When I sat on the medical executive committee of the hospital, I was torn apart by having to consider removing physicians who had stayed beyond their expiration date. They felt a calling to be a physician and never wanted to give it up. But they were getting too old to safely take care of patients and we had to break that news to them. That was heart breaking. I never wanted to be on the wrong end of that discussion.

      As for medicine being a calling, it was always a calling for me, just as it was for you. It was what I always wanted to do with my life. I loved being a physician and I loved my patients. It was a great profession. I did not leave medicine easily. It took me four years from when I contemplated retiring to actually pull the trigger and retire. I worried that I would miss it and miss my patients. I also worried what people might think of me for giving up medicine before I died. Then I realized I should not choose my retirement date based on what others might think, I had to be done because of what I think.

      As for “purpose,” I’m so glad that medicine was not my only purpose in life. If it had been, I would have been totally lost when I did not practice medicine anymore. My wife would have missed me if she hadn’t been one of my purposes all those years. My kids would have grown up without me if I had put my calling ahead of them. They were one of my purposes. My church would have not had a worship leader if that was not one of my purposes.

      Medicine was the purpose that made me feel productive in life. When I left medicine, my new purpose to feel productive was to help other physicians live a better life with more fulfillment and less financial bondage. As a surgeon, I could only help a few dozen people a week. As an author, coach, and speaker, I am helping thousands of physicians every week.

      No, all of my training in medicine for the good of others was not wasted. I helped tens of thousands of people during my career regardless of their ability to pay. I established a free clinic for the homeless at the Gospel Rescue Mission. Spent time as the Chief of Surgery, President of the Medical Society, President of the Surgery Center Medical Staff, Board member on both the hospital foundation and the Independent Physicians Association, co-hosted a call in radio show on medicine, was chairman of the American College of Surgeons Committee on Applicants, Served as Chief of Trauma as well as serving for and helping many other organizations both in and out of medicine.

      I help more people now than I ever did in my office, the hospital and the surgery center. Physicians come to me because they can relate to me since I am one of them and was trained the same way they were. And for every one of those physicians that I help stay healthy and happy, I am helping all the patients they see because they didn’t burnout and their career was extended.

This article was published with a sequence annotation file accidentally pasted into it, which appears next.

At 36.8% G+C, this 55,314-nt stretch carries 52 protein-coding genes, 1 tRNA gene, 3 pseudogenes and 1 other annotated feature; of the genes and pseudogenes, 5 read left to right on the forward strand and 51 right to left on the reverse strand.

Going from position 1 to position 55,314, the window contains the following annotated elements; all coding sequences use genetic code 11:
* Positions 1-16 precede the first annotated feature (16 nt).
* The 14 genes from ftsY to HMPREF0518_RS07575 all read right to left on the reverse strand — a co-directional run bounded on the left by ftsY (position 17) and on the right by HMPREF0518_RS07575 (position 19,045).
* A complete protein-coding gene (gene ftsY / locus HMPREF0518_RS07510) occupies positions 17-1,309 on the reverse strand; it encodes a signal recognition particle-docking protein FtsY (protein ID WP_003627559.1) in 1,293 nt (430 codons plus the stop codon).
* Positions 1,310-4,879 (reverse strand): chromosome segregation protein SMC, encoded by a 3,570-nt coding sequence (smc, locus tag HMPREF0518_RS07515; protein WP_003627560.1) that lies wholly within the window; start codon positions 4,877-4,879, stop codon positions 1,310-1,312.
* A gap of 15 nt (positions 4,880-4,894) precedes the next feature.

I didn’t quit medicine, I simple changed who my patients were. Today I am healing the healers and it feels very good. Yes I am fulfilled doing what I do and thanks for your concern about my well-being.

      I wish you the best and hope your career in medicine is as fulfilling as mine was.

      Dr. Cory S. Fawcett

    • I felt the same way you do – until the bean counters took over. I will NEVER tire of helping people, of being a part of improving another person’s quality of life.
      However, I am frustrated to the point of quitting because of the BURDENS placed on me by people and systems that no only don’t help, but actually make the process harder. If they were in place to ultimately provide better patient care, I’d just deal with it, but when I consider that the ONLY reason they exist is to make more money for some corporation, it ceases to be important to me. When you think of the role that Physicians have allowed themselves to be denigrated into – mindless drones whose real purpose is to provide a risk reservoir so that the corporations and their board members can get richer while patient care suffers, it becomes what it should never have been – just a job.

    • Just get it.
      Yes, our profession is rewarding, but have you heard about physicians’ burnout affecting approximately 70 % of us? And what about the highest rate of suicides when compared to any other profession? Oh, by the way much higher rate of substance and alcohol abuse as well. And what about the rate of profession-related lawsuits – statistically one-third of us will be sued and may multiple times. Just get it.

    • Sorry, but medicine is not a calling. Also, what you thought medicine was, may not be what it is or you saw the change in medicine which doesn’t go along with your values. I call it the “great lie.” In my second year, I wanted to leave med school, but I was talked out of it. There were others taking a year off, but not me?? I did not fit the mold and in my mind a lot of the abuse of medical school got pushed to the back of my mind.

      However, my daughter called me when she was in college to tell me she was changing majors and schools. I told her that was fine, but asked her why. Everything she told me was exactly how I felt in med school and why I wanted to leave. Some of these things that I saw also came up in the practices that I worked in. Greed. So I hid in the VA for almost 25 years. 4 of which were good. I have forgotten about medicine, because I have been out completely for 3.5 years and I am doing my thing.